Information about the carbon intensity of investments allows investors to assess risks to companies’ business models and to express their views in the market. ...  [A] framework for firms to publish information about their climate change footprint, and how they manage their risks and prepare (or not) for a 2 degree world, could encourage a virtuous circle of analyst demand and greater use by investors in their decision making.  It would also improve policymaker understanding of the sources of CO2 and corporate preparedness. ...

Given the uncertainties around climate, not everyone will agree.  Some might dispute the IPCC’s calculations. Others might despair that there will never be financial consequences of burning fossil fuels.  Still others could take a view that the stakes make political action inevitable.

The right information allows sceptics and evangelists alike to back their convictions with their capital.  It will reveal how the valuations of companies that produce and use fossil fuels might change over time.  It will expose the likely future cost of doing business, paying for emissions, changing processes to avoid those charges, and tighter regulation. ....

In any field, financial, scientific or other, the most effective disclosures are:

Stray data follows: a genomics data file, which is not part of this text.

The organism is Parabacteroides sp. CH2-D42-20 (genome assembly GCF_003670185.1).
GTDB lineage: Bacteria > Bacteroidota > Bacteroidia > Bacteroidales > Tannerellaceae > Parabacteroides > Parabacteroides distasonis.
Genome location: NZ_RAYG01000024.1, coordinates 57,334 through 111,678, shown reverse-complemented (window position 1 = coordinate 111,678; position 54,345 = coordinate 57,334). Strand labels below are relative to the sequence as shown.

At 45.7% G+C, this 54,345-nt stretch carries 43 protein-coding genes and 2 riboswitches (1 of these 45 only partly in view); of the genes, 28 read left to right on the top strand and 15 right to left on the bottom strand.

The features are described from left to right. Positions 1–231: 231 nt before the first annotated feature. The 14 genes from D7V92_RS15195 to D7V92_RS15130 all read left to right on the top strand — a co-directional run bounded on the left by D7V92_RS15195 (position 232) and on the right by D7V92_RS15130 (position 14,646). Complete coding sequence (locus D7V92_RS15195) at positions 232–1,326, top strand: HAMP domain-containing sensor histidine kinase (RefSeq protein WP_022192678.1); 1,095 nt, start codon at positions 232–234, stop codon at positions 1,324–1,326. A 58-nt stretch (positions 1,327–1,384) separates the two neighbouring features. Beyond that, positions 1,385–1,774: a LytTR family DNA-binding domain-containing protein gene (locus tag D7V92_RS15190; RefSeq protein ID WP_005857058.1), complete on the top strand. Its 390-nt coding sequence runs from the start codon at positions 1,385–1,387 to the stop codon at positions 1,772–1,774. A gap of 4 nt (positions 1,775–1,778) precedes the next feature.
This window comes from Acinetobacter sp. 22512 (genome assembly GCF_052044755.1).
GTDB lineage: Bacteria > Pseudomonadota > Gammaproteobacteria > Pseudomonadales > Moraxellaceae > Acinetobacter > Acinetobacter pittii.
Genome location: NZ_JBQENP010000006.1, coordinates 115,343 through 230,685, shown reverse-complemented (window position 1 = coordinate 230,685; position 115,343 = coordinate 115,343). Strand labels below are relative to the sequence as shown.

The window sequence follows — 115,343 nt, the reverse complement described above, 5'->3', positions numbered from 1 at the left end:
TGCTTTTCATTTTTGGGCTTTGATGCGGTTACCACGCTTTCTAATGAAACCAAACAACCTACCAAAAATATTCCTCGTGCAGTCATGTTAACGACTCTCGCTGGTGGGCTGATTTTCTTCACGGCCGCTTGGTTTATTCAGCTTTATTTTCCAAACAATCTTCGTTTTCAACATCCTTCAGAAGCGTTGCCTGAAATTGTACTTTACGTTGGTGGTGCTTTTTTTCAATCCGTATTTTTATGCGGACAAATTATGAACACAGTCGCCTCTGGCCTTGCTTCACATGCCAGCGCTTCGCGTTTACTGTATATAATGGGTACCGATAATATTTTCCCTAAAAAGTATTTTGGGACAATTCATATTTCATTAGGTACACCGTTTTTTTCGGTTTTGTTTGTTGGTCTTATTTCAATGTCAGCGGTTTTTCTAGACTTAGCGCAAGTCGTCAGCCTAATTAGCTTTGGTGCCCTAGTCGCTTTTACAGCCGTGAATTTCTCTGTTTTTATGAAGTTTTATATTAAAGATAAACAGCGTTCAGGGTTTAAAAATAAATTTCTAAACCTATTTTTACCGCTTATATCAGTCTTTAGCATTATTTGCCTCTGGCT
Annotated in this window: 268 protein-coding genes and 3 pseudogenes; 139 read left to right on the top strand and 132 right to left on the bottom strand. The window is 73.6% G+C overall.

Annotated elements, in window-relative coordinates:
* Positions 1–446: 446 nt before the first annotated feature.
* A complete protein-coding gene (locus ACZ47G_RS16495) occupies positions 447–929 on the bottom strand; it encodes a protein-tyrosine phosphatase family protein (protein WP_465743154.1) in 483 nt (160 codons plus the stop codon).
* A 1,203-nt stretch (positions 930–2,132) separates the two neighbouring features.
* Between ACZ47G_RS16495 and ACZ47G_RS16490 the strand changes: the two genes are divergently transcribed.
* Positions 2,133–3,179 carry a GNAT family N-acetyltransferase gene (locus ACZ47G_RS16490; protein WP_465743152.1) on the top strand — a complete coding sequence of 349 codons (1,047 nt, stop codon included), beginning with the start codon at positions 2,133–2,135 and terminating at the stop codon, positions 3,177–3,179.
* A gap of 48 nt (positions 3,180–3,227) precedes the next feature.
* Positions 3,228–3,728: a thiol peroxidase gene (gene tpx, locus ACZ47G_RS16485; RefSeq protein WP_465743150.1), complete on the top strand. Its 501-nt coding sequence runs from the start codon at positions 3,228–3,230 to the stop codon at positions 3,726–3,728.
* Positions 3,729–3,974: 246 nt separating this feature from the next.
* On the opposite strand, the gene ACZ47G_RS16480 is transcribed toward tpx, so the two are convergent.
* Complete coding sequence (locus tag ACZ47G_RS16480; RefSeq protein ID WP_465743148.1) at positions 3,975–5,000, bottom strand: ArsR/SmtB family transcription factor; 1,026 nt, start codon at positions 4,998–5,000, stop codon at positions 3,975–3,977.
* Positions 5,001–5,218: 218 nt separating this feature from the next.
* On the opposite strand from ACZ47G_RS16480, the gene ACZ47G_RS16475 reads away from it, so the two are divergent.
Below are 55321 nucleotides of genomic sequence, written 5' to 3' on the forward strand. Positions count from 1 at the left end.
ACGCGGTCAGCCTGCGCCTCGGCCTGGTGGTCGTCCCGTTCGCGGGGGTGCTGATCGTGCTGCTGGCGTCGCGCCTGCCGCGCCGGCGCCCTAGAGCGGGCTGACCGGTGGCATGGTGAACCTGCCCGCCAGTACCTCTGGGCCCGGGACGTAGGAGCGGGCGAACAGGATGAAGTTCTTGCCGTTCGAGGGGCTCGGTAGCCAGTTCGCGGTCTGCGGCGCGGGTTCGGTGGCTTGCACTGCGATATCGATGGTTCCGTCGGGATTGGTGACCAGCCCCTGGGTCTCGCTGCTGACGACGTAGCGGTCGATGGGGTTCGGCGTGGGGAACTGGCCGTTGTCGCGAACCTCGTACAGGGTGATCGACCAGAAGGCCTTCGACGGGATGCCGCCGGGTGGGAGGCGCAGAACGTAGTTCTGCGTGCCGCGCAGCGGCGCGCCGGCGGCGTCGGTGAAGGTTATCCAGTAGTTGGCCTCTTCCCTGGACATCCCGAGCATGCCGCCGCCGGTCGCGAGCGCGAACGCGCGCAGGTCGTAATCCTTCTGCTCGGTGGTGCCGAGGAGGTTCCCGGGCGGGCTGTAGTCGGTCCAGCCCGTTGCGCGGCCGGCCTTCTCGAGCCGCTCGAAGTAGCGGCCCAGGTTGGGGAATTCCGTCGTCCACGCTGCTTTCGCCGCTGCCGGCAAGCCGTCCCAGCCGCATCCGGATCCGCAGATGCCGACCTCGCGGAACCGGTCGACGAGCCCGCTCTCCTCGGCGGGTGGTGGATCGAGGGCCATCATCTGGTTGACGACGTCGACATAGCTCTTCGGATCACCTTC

> Consistent - in scope and objective across the relevant industries and sectors;
> Comparable - to allow investors to assess peers and aggregate risks;
> Reliable - to ensure users can trust data;
> Clear - presented in a way that makes complex information understandable; and
> Efficient - minimising costs and burdens while maximising benefits.

Meeting these standards requires coordination, something the G20 and FSB are uniquely placed to provide.

The logical starting point is a co-ordinated assessment of what constitutes effective disclosure, by those who understand what is valuable and feasible.  

One idea is to establish an industry-led group, a Climate Disclosure Task Force, to design and deliver a voluntary standard for disclosure by those companies that produce or emit carbon.  Companies would disclose not only what they are emitting today, but how they plan their transition to the net-zero world of the future.  The G20 – whose member states account for around 85% of global emissions 28  – has a unique ability to make this possible.  ...

The Bank of England's full transcript of the speech can be reviewed here.

Selina Davis has a JD from the University of Washington, a BA in Economics, and two years of graduate study in economics.  She has worked extensively in law, politics, policy analysis, and all three branches of government.  Follow her on Twitter at @SelinaDavis73.